What were the most difficult times?

The breaking point was when my son arrived, because I was afraid of being a bad father. Especially coming from my background where I didn’t have a good father, it was a scary moment. I knew I was going to be a bad dad if I didn’t work on my PTSD.

But you don’t really have good or bad years, you just have years. We are 17, 18 years younger. Shit, my PTSD can vote!

You used to be a strong supporter of Senator Sinema, what do you expect from her reaction?

Nobody trusts him. She’s got a lot of trust to mend with voters, and she’s not going to take the steps to do that: talk to people you’ve pissed off for the past four years, people you’ve ignored, people you never return. not on the phone calls from. Many of us were with her from day one. I have been a big supporter of her since even before she came to the Senate. There are thousands of people in Arizona who think that way and who are going to have their say.

What was your breaking point? Take me through your period of disillusionment.

It sounds like a Gabriel García Márquez title right there. We always knew that Sinema might be more conservative than we would have liked, but we all felt that when the time came, she would be with us.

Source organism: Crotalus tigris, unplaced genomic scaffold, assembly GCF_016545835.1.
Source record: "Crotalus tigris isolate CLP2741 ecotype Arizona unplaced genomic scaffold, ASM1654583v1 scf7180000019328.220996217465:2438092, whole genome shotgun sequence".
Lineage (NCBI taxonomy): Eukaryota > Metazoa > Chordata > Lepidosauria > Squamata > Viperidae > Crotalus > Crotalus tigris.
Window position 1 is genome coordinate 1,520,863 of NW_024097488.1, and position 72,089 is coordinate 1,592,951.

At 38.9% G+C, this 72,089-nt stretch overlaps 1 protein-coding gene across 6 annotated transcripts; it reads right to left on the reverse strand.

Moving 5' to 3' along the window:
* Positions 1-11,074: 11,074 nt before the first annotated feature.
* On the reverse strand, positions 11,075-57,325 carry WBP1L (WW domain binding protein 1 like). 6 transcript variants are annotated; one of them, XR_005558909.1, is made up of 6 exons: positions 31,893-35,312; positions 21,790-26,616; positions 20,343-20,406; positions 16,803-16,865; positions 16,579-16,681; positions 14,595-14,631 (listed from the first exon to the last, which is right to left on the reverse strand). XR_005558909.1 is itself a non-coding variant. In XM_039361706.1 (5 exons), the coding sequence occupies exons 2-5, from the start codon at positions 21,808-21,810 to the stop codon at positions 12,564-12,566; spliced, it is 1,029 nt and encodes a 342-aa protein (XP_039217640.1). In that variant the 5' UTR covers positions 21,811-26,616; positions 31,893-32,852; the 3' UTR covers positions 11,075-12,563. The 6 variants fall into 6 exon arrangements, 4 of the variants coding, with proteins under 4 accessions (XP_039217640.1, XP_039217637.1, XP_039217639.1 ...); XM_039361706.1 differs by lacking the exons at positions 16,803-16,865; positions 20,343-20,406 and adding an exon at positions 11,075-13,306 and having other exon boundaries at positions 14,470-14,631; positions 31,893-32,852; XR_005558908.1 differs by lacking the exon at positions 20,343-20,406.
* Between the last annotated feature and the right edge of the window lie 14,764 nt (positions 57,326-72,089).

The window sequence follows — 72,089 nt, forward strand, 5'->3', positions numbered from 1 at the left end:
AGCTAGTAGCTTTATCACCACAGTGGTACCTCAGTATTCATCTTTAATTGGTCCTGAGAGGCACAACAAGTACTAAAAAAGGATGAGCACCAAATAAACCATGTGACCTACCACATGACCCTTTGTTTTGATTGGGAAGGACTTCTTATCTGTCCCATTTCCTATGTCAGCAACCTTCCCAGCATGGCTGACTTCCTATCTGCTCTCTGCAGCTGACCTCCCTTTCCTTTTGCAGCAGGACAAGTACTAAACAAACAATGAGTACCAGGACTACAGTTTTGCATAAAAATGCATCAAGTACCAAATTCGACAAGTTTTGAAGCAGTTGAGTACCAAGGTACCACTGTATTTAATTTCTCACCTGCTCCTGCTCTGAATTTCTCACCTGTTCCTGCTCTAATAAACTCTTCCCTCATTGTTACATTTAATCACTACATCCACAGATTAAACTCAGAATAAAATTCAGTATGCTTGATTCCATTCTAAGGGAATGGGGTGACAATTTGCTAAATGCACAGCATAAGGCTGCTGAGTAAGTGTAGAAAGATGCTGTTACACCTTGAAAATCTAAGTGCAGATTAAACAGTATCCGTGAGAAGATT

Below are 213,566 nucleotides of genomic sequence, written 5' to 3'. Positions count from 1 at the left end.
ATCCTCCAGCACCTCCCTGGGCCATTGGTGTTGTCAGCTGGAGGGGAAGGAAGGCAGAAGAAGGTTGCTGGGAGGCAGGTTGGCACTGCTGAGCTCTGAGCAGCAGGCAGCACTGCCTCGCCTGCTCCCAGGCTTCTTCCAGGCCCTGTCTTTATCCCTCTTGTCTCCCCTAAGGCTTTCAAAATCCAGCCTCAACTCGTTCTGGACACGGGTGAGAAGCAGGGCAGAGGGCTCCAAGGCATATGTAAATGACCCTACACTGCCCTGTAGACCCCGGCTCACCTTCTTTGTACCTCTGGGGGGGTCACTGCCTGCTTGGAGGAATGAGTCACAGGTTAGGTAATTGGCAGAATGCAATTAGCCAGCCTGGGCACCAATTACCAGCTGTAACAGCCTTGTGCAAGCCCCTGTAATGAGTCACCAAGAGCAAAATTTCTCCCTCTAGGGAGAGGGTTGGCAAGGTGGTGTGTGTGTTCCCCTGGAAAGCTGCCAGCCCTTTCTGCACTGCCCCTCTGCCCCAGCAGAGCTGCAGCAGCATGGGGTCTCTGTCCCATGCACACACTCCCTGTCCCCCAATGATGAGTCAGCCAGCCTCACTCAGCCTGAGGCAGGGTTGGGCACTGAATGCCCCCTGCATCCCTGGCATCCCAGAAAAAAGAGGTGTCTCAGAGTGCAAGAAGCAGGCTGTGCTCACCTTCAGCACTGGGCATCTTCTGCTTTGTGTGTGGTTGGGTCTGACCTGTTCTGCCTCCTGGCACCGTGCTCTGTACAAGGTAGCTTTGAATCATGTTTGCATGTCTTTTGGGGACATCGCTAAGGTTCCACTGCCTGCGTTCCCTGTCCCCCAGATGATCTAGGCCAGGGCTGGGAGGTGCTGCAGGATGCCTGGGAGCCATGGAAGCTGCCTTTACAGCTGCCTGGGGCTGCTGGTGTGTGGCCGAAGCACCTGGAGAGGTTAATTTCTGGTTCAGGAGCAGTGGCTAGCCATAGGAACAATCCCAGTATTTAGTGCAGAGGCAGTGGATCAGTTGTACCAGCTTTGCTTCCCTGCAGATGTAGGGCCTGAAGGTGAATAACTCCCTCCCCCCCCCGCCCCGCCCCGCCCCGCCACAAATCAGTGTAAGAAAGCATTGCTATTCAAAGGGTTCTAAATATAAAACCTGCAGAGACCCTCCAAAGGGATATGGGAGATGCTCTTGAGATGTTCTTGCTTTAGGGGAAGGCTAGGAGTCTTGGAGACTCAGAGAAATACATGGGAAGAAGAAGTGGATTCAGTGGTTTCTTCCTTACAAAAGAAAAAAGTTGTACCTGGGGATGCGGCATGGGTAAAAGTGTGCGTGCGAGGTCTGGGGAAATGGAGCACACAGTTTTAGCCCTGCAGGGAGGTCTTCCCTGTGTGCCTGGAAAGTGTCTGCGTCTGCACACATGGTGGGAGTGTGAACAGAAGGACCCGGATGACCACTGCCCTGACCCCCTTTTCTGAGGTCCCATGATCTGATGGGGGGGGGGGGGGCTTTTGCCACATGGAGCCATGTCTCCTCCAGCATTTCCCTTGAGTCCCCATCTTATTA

But after January 6, after talking about being friends with John Lewis and that John Lewis was her mentor, she uses the filibuster to stop the John Lewis Voting Rights Act.

And then it was other things that kept going in that direction, whether it was rejecting the $15 an hour minimum wage or negotiating to get the drug companies to hold their prices down. Or finally, when she went to the ground fighting for private equity managers and hedge fund managers as Arizona’s poor hope for a child tax credit.

So how did you come to decide to challenge her?

Knowing Kyrsten and knowing Arizona, I also knew that no one would take her. In Arizona, she has the reputation of being a very fierce fighter. We know she has a lot of support from money groups. At the end of the day, you can complain all you want, but she doesn’t change because of it; she doesn’t really care about the opinions of Arizonans, she doesn’t care about the opinions of anyone but a few people. And so to make things change, we have to get him out of the way.

Obviously there will be a Republican challenger, and Arizona has plenty of independents. What is your strategy to make sure the Democrats come out on top?